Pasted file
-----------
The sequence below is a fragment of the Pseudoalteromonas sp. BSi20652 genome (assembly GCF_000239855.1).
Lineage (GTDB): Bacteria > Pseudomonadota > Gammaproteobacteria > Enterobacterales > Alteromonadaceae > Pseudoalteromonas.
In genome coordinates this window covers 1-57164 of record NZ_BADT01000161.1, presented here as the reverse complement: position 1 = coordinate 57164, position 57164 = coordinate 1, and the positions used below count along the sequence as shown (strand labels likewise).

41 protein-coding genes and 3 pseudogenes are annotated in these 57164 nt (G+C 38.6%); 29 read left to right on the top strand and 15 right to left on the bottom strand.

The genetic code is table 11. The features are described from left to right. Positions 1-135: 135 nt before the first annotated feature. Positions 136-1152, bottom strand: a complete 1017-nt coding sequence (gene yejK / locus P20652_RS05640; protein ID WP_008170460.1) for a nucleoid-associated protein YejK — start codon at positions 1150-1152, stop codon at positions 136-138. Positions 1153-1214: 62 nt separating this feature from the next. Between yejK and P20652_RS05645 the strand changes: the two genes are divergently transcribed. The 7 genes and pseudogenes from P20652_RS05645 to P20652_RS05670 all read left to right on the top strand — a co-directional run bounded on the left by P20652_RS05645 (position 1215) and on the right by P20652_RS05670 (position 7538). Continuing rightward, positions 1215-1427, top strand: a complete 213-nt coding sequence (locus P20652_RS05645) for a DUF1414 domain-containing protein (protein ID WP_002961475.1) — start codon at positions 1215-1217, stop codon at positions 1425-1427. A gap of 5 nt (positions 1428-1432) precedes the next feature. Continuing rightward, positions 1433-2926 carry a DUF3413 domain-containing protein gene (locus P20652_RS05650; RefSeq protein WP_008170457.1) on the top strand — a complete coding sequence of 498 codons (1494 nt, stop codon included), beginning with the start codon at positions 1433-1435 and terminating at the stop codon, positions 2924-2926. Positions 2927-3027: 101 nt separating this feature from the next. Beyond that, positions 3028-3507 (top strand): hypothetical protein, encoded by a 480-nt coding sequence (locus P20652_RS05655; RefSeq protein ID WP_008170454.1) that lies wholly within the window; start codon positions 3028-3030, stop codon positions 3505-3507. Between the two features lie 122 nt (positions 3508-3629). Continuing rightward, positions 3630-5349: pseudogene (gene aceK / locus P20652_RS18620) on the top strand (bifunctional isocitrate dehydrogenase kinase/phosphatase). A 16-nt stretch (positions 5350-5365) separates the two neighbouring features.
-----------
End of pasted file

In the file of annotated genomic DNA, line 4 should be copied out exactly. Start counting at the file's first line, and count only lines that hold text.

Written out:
41 protein-coding genes and 3 pseudogenes are annotated in these 57164 nt (G+C 38.6%); 29 read left to right on the top strand and 15 right to left on the bottom strand.